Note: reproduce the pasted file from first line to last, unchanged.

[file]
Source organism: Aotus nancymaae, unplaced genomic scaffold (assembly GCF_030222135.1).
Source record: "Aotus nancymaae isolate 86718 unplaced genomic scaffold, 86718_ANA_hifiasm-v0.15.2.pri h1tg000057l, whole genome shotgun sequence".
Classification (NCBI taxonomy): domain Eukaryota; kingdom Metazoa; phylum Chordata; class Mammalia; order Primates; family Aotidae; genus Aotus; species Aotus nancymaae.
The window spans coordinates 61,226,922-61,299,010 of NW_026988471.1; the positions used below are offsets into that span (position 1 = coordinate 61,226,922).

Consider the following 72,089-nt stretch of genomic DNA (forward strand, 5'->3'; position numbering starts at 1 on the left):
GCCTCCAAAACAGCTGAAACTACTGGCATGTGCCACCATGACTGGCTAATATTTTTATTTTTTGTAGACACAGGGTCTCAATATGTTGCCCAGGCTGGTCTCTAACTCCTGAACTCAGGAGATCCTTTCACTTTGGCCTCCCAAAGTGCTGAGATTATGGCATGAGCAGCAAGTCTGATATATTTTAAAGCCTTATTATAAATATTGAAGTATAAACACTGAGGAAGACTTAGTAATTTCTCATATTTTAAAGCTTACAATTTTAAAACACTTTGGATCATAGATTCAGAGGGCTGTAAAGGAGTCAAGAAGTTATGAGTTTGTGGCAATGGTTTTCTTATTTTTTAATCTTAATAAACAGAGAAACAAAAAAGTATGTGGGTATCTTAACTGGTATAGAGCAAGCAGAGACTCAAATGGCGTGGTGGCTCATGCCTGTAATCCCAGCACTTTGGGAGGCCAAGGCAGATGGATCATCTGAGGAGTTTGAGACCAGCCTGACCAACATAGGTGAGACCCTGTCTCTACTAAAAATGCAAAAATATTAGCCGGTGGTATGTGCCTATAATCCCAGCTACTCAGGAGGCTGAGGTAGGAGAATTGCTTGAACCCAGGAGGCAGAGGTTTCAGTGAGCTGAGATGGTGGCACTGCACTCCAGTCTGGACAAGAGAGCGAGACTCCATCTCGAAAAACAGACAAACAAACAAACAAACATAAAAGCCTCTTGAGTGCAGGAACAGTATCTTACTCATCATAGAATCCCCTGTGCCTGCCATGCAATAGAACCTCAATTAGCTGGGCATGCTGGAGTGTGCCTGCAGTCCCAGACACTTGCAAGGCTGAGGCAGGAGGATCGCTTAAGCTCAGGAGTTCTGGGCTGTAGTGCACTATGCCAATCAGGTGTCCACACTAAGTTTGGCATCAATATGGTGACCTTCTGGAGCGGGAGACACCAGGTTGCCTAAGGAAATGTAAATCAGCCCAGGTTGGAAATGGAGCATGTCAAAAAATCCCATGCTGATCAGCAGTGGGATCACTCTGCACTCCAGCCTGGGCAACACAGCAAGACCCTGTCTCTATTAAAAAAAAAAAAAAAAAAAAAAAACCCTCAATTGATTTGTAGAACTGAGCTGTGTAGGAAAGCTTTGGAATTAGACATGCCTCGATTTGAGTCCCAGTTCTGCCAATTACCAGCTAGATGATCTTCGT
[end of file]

Source organism: Aotus nancymaae, unplaced genomic scaffold (assembly GCF_030222135.1).
Source record: "Aotus nancymaae isolate 86718 unplaced genomic scaffold, 86718_ANA_hifiasm-v0.15.2.pri h1tg000057l, whole genome shotgun sequence".
Classification (NCBI taxonomy): domain Eukaryota; kingdom Metazoa; phylum Chordata; class Mammalia; order Primates; family Aotidae; genus Aotus; species Aotus nancymaae.
The window spans coordinates 61,226,922-61,299,010 of NW_026988471.1; the positions used below are offsets into that span (position 1 = coordinate 61,226,922).

Consider the following 72,089-nt stretch of genomic DNA (forward strand, 5'->3'; position numbering starts at 1 on the left):
GCCTCCAAAACAGCTGAAACTACTGGCATGTGCCACCATGACTGGCTAATATTTTTATTTTTTGTAGACACAGGGTCTCAATATGTTGCCCAGGCTGGTCTCTAACTCCTGAACTCAGGAGATCCTTTCACTTTGGCCTCCCAAAGTGCTGAGATTATGGCATGAGCAGCAAGTCTGATATATTTTAAAGCCTTATTATAAATATTGAAGTATAAACACTGAGGAAGACTTAGTAATTTCTCATATTTTAAAGCTTACAATTTTAAAACACTTTGGATCATAGATTCAGAGGGCTGTAAAGGAGTCAAGAAGTTATGAGTTTGTGGCAATGGTTTTCTTATTTTTTAATCTTAATAAACAGAGAAACAAAAAAGTATGTGGGTATCTTAACTGGTATAGAGCAAGCAGAGACTCAAATGGCGTGGTGGCTCATGCCTGTAATCCCAGCACTTTGGGAGGCCAAGGCAGATGGATCATCTGAGGAGTTTGAGACCAGCCTGACCAACATAGGTGAGACCCTGTCTCTACTAAAAATGCAAAAATATTAGCCGGTGGTATGTGCCTATAATCCCAGCTACTCAGGAGGCTGAGGTAGGAGAATTGCTTGAACCCAGGAGGCAGAGGTTTCAGTGAGCTGAGATGGTGGCACTGCACTCCAGTCTGGACAAGAGAGCGAGACTCCATCTCGAAAAACAGACAAACAAACAAACAAACATAAAAGCCTCTTGAGTGCAGGAACAGTATCTTACTCATCATAGAATCCCCTGTGCCTGCCATGCAATAGAACCTCAATTAGCTGGGCATGCTGGAGTGTGCCTGCAGTCCCAGACACTTGCAAGGCTGAGGCAGGAGGATCGCTTAAGCTCAGGAGTTCTGGGCTGTAGTGCACTATGCCAATCAGGTGTCCACACTAAGTTTGGCATCAATATGGTGACCTTCTGGAGCGGGAGACACCAGGTTGCCTAAGGAAATGTAAATCAGCCCAGGTTGGAAATGGAGCATGTCAAAAAATCCCATGCTGATCAGCAGTGGGATCACTCTGCACTCCAGCCTGGGCAACACAGCAAGACCCTGTCTCTATTAAAAAAAAAAAAAAAAAAAAAAAACCCTCAATTGATTTGTAGAACTGAGCTGTGTAGGAAAGCTTTGGAATTAGACATGCCTCGATTTGAGTCCCAGTTCTGCCAATTACCAGCTAGATGATCTTCGT